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Scientists code a movie, PC software, and $50 Amazon gift card onto DNA

Published Mar 3rd, 2017 6:30PM EST

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DNA makes us what we are, and it holds a ton of information about each and every one of us. Scientists have been slowly making progress on getting it to hold other kinds of information, too, and some brand new research shows just how powerful DNA storage can be. A scientist duo from Columbia University, working with the New York Genome Center, have managed to pack a whole bunch of data onto DNA molecules and then reliably retrieve it in perfect condition. 

Scientists Yaniv Erlich and Dina Zielinski dramatically increased the capacity of DNA storage while using a new process they dubbed “DNA Fountain.” Digital data is converted from binary into chunks of digits that are then translated into DNA base pairs. Each portion of the DNA data is also given an identifier so that it can be easily placed back into the correct order when converting it back into a digital file.

So what did the duo decide to use to test their method? A whole bunch of seemingly random things, including a complete “computer operating system,” a computer virus, a digital copy of a 1895 French short film called Arrival of a Train at La Ciotat, a plaque, a scientific study from the late 1940s, and — wait for it — a $50 Amazon gift card.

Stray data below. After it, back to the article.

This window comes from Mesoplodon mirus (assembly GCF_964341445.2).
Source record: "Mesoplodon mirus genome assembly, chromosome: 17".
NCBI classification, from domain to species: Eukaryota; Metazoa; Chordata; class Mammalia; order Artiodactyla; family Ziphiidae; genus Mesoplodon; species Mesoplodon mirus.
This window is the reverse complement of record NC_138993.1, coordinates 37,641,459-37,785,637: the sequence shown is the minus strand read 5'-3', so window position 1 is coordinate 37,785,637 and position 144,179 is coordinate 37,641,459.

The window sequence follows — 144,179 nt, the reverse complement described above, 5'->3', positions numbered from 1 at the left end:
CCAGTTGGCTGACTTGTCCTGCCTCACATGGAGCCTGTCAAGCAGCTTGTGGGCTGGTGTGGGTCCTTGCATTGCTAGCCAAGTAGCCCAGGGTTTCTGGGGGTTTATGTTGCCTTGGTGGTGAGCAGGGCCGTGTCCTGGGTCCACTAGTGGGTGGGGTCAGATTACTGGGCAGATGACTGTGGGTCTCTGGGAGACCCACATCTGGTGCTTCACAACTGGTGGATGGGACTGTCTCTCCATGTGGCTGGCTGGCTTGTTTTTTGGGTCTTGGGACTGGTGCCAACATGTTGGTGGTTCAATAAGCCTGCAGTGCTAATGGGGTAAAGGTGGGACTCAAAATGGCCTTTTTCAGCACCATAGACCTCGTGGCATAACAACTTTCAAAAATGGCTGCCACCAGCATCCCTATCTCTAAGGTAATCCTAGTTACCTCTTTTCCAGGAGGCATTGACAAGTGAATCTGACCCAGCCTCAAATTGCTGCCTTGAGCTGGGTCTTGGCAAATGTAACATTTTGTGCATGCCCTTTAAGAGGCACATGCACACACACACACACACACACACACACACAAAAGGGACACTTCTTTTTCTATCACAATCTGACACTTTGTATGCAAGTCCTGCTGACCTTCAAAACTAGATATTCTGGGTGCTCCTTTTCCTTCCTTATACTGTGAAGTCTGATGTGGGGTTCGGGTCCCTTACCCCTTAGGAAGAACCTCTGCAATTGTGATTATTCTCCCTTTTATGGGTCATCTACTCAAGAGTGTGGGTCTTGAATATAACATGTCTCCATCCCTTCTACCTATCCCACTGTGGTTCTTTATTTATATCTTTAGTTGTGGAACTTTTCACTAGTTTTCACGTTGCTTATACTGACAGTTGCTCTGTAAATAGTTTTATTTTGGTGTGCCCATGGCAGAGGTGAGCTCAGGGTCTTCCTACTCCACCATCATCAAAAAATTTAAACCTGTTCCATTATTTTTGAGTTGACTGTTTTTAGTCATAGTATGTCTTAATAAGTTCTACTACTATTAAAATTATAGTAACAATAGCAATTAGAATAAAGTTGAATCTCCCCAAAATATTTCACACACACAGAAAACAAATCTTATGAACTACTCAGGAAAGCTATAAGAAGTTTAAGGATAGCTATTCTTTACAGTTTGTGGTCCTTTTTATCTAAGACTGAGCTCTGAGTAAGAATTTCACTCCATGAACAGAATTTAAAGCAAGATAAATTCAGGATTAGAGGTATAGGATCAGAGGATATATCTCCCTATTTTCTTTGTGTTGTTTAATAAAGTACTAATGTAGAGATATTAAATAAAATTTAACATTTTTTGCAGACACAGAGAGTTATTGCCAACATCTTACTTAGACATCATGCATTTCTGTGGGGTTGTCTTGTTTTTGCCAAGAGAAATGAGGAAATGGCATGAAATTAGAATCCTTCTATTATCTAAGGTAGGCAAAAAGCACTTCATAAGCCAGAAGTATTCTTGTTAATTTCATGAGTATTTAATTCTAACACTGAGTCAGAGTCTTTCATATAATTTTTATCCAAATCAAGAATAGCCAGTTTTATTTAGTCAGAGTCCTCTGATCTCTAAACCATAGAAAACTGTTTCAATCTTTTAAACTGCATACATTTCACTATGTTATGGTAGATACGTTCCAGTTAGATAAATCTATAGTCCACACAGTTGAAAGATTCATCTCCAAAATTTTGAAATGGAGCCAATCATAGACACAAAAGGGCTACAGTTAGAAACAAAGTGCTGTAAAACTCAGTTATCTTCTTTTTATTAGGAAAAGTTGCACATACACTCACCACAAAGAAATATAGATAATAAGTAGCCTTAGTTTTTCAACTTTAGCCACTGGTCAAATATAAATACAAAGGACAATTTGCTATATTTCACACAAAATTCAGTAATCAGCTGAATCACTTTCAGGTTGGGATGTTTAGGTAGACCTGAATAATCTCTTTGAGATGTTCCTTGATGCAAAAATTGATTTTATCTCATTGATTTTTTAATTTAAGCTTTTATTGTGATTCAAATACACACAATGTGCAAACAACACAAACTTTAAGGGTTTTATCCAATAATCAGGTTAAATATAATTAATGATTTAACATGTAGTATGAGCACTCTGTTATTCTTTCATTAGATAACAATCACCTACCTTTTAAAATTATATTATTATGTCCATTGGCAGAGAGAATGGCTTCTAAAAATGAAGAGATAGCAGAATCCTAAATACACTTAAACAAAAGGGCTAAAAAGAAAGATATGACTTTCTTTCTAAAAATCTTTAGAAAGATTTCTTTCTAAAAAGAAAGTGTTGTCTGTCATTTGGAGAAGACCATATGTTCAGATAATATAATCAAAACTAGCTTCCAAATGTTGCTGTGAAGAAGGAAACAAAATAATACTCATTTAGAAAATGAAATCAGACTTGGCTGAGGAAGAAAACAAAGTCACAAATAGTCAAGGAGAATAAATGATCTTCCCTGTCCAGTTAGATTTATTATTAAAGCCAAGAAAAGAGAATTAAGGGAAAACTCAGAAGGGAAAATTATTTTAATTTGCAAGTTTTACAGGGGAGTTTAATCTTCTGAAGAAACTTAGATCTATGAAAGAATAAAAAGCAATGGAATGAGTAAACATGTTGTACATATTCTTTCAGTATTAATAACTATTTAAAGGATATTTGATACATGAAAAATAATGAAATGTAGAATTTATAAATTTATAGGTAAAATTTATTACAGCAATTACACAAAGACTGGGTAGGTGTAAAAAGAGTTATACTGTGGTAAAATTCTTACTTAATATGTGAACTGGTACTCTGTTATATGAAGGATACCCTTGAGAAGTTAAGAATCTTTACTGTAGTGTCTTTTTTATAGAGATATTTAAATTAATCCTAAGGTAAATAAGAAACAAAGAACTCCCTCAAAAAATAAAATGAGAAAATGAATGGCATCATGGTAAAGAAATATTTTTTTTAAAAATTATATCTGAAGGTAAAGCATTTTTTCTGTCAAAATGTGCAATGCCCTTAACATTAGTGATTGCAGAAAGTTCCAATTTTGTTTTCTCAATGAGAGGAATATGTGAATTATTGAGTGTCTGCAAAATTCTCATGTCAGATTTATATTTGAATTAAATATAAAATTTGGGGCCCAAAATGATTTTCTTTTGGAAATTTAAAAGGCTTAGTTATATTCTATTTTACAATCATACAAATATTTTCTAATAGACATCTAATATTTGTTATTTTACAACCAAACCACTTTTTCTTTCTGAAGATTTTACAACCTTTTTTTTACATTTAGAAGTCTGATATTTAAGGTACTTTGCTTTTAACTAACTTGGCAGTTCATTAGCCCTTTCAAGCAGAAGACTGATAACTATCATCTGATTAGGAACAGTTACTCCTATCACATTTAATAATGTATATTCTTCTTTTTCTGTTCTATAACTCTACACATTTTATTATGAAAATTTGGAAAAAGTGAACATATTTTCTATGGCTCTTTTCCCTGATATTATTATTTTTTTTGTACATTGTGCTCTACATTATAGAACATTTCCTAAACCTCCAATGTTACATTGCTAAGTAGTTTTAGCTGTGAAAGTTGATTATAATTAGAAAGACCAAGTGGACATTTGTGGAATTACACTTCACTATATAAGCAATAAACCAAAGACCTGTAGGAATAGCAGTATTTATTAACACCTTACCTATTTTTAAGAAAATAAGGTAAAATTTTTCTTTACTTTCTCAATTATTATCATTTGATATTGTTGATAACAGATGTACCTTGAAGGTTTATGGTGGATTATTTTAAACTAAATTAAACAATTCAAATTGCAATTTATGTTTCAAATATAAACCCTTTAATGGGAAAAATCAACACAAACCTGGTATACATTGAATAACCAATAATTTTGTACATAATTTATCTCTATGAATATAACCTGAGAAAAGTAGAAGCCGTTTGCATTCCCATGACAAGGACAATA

Once they converted all that data into DNA-compatible information, they sent it to Twist Bioscience, a San Francisco startup specializing in DNA synthesis. The resulting DNA was sent back in a tiny vial and then read via sequencing hardware. The files were able to be recovered in completely perfect condition with zero errors. It’s a small but extremely important achievement, and could help pave the way for much more advanced DNA storage concepts in the future. Put simply, your computer hard drive’s days are numbered.